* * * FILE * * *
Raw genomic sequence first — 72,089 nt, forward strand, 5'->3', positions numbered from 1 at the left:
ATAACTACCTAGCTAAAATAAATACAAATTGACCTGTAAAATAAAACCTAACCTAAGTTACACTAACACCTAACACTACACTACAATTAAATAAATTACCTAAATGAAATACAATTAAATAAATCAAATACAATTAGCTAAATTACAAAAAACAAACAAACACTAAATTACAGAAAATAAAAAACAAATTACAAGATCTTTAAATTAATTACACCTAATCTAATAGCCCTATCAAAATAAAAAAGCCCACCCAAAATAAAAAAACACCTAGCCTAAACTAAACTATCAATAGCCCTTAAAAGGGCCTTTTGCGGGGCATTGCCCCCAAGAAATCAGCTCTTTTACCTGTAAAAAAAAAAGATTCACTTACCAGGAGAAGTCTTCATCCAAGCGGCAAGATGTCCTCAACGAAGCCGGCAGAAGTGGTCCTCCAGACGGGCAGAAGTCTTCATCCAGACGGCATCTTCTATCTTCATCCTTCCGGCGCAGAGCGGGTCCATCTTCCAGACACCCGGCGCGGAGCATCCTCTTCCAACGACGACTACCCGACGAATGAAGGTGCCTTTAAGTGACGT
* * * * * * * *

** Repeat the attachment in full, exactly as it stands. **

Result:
Raw genomic sequence first — 72,089 nt, forward strand, 5'->3', positions numbered from 1 at the left:
ATAACTACCTAGCTAAAATAAATACAAATTGACCTGTAAAATAAAACCTAACCTAAGTTACACTAACACCTAACACTACACTACAATTAAATAAATTACCTAAATGAAATACAATTAAATAAATCAAATACAATTAGCTAAATTACAAAAAACAAACAAACACTAAATTACAGAAAATAAAAAACAAATTACAAGATCTTTAAATTAATTACACCTAATCTAATAGCCCTATCAAAATAAAAAAGCCCACCCAAAATAAAAAAACACCTAGCCTAAACTAAACTATCAATAGCCCTTAAAAGGGCCTTTTGCGGGGCATTGCCCCCAAGAAATCAGCTCTTTTACCTGTAAAAAAAAAAGATTCACTTACCAGGAGAAGTCTTCATCCAAGCGGCAAGATGTCCTCAACGAAGCCGGCAGAAGTGGTCCTCCAGACGGGCAGAAGTCTTCATCCAGACGGCATCTTCTATCTTCATCCTTCCGGCGCAGAGCGGGTCCATCTTCCAGACACCCGGCGCGGAGCATCCTCTTCCAACGACGACTACCCGACGAATGAAGGTGCCTTTAAGTGACGT